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Posts Tagged ‘work process’

potsMarker
This page shows me noodling with a marker. It’s a demo, not on how to do this right, but how to keep working at it.
The class was facing a still life set up and we were discussing composition. How can you make this pile of pots into an interesting, dynamic composition on the page? I said, I don’t know, let’s see, how would I go at this. I taped an 11 x 17 piece of gloss paper to a drawing board and did one take after another. I gained some insight from one failure after another. I started on the left with a big drawing and worked towards the right edge of the paper, until, finally it came together. So that the small frame at the lower right felt like a resolution: it has some life.
This was scribbling, staying with it, working it out. It seems obvious that this is what you need to do. But students usually think that when they tape a piece of paper to their drawing board, they’re going to produce a work of genius. This is it. This may be my big breakthrough. Well, yes, it might be. But it’s all part of a work process and you have to be prepared to slug it out with your drawing tool. Something may develop on your paper but it’s more important that something develop in your mind.
A page like this takes about a minute, certainly less than two. When I do this, I have no thought of producing anything wonderful or impressive or frame-worthy. I just draw furiously, trying to make the elements hang together, trying to understand–visually–what I’m working with. I risk failure all the time and you can see the evidence of that on this page. Risk-taking focuses the mind.
All contents copyright (C) 2010 Katherine Hilden. All rights reserved.
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14MarchPassageLThis is a passage from a larger painting, which will appear at the end of this post.

When  you’re working on a painting, it may happen that you feel you’re getting carried away and that you can’t see the unity in what’s on your canvas.  You love all the parts but you feel that as a whole it  doesn’t hang together. This often happens as a painting draws near completing and the artist becomes self-conscious about having to please an audience.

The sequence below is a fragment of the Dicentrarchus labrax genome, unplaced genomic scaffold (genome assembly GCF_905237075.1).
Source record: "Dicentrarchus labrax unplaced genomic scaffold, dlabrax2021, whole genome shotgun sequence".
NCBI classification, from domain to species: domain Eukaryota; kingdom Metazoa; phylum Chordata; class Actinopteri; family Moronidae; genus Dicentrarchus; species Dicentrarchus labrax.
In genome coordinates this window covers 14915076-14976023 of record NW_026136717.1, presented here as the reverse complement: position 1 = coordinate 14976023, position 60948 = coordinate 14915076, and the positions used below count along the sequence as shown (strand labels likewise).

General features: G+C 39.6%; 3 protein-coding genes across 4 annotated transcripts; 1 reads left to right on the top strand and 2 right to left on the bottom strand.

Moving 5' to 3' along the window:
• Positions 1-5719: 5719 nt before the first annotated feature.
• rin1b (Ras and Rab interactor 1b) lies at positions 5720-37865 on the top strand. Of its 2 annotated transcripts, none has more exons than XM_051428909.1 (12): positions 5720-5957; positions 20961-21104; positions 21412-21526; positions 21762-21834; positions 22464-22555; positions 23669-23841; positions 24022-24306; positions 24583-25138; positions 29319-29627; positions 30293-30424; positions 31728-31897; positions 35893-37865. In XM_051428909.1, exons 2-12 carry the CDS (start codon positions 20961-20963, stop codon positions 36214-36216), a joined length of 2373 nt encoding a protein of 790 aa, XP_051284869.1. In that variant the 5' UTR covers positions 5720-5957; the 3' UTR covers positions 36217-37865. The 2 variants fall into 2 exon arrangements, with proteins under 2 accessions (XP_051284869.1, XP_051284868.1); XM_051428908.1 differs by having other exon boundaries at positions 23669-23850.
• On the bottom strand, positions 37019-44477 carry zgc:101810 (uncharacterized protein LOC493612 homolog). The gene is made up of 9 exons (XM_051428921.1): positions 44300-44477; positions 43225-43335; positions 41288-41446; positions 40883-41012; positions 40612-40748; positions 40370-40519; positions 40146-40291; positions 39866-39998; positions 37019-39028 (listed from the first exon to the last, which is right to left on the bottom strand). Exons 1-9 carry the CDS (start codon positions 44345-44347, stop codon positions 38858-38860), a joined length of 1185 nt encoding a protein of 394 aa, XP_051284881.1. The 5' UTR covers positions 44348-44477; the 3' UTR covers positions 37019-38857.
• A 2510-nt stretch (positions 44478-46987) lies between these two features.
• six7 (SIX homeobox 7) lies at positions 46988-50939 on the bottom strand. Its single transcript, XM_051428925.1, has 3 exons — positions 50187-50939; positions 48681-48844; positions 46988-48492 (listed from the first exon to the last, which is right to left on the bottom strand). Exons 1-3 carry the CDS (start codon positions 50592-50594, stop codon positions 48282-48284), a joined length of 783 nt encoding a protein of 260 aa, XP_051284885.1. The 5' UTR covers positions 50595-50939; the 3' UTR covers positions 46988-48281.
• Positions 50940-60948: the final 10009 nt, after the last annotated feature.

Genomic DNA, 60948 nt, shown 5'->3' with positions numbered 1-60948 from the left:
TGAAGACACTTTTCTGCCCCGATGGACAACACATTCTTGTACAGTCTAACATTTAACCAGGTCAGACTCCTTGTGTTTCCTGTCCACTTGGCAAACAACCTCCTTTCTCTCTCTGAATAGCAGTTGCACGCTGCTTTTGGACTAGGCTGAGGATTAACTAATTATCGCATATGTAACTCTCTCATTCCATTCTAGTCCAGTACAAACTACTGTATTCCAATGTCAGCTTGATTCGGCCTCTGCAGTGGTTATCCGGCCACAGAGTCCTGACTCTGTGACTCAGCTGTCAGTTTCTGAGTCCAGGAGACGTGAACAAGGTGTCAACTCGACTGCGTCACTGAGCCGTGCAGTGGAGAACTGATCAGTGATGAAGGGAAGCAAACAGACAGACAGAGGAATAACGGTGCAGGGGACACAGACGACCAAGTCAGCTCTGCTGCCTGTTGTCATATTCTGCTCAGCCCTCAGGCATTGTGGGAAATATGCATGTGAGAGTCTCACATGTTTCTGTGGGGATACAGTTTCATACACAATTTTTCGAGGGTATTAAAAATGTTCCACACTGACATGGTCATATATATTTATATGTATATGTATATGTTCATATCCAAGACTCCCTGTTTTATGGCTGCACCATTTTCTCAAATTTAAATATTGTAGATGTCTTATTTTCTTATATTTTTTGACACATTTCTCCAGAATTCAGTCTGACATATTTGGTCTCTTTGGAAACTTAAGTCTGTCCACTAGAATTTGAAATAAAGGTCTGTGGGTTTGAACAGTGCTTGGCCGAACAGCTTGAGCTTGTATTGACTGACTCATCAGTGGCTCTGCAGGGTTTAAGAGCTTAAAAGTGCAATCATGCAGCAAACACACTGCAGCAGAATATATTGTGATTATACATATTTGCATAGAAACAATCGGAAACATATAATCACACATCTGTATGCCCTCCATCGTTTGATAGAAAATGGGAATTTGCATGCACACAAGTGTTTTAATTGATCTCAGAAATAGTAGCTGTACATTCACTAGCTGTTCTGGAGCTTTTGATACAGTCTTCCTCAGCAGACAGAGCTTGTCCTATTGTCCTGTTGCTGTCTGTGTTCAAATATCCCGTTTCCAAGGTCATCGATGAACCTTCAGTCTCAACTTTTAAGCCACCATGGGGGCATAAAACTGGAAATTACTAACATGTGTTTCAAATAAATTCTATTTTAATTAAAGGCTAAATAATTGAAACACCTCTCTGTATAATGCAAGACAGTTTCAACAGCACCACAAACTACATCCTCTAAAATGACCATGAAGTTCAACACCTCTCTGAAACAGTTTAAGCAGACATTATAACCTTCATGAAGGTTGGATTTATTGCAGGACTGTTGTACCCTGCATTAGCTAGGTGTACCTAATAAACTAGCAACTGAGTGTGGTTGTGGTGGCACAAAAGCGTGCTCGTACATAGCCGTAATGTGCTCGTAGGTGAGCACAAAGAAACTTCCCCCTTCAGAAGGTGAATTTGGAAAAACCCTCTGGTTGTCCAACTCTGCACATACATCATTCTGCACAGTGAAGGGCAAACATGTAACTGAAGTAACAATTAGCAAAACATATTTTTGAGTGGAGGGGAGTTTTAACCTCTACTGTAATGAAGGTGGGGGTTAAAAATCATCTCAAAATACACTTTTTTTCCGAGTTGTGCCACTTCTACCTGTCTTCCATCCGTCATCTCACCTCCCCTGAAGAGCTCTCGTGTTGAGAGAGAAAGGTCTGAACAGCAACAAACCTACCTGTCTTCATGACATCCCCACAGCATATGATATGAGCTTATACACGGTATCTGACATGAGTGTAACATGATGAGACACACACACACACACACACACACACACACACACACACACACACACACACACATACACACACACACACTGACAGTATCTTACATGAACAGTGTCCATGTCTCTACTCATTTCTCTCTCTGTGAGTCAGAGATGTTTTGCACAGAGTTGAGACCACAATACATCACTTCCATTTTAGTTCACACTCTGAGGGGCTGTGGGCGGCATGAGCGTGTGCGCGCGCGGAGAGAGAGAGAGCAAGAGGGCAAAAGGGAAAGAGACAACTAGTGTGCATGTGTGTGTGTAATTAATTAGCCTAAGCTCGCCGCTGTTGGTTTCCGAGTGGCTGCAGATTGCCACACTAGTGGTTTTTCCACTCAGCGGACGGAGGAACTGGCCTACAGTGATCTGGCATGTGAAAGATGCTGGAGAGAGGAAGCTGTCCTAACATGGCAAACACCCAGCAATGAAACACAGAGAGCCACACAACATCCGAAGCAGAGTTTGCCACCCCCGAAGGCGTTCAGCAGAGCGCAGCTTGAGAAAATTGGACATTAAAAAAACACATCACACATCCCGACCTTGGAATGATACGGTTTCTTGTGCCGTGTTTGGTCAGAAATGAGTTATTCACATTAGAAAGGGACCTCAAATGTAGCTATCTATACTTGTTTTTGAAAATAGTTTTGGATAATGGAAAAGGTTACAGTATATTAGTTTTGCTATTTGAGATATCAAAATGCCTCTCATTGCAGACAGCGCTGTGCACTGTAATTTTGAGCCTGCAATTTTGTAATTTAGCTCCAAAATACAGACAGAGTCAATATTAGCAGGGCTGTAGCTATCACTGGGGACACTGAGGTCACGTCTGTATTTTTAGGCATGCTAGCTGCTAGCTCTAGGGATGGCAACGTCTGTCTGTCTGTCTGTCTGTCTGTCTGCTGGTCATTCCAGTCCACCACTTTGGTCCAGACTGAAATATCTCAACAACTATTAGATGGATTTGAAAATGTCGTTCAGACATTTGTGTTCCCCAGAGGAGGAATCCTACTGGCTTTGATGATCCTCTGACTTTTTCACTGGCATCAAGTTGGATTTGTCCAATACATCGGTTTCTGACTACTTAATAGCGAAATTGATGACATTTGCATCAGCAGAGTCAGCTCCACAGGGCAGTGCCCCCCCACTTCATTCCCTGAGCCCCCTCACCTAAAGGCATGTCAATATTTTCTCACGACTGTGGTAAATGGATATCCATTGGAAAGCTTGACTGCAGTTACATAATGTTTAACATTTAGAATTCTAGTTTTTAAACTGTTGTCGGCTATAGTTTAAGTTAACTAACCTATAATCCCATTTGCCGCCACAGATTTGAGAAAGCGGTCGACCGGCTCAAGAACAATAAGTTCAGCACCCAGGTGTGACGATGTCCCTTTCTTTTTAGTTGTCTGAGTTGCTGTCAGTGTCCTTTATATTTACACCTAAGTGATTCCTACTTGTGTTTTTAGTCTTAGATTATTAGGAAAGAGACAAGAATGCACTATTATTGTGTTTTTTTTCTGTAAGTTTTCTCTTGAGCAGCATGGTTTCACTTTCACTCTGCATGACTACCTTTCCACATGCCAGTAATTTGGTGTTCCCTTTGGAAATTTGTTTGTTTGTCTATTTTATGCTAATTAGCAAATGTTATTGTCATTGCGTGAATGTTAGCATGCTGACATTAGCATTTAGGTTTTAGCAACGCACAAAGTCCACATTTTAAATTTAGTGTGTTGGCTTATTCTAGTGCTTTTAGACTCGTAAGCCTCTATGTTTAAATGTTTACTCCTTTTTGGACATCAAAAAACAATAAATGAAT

In that case, you can pull out your camera (or phone) and take pictures of just passages of the painting.  You’ll discover that within your painting there are any number of potential paintings.  This exercise will refresh your eye and your mind.  It will remind you of what you love in a painting and lead you back to focusing on your individual sensibility.  The audience will find itself.

14MarchPainting by Patty Cohen, oil on canvas, 24”x24”

All contents copyright (C) 2010 Katherine Hilden. All rights reserved.

Now consider the following passages from Patty’s painting as potential paintings in themselves.  Imagine them as large paintings.

14MarchPassage3 14MarchPassage4 14MarchPassage5

14MarchPassage114MarchPassage614MarchPassage2

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13LornaRocksOne

This large painting (30” x 40”) was inspired by a photo of rocks on a sea shore.  You can probably guess that the arrangement of the rocks corresponds roughly to the large ocher area on the left.  After that the paint takes over.  The artist/student, Lorna Grothe,  is finished with representation after that.  The rocks have served their purpose.  Where does all that purple come from?  You can be sure the ocean was not purple in the photo.  The painting has taken over.

The first stage, just purple and ocher, is shown above. Then 130509Lornashe added the large white.  Then some more patches of color, black and red, over the purple.  After that she was at a loss over what to do next.  Because acrylic dries fast, we were able to jiggle the imagination by just sticking some scraps of paper on the painting surface.  The next image shows the painting with these patches of color ripped from a magazine.  You can’t do this if you’re working in oil because the oil dries so slowly.  But here we have an advantage of acrylic:  when you’re stuck, just glue some patches onto the surface to help you imagine the work anew.

130516Lorna1After all the snippets of paper were removed, her sense of the work was refreshed and Lorna moved into the last stage.  Here’s the final painting, at least for this term.  Work may continue on this painting, but it may also be considered completed.

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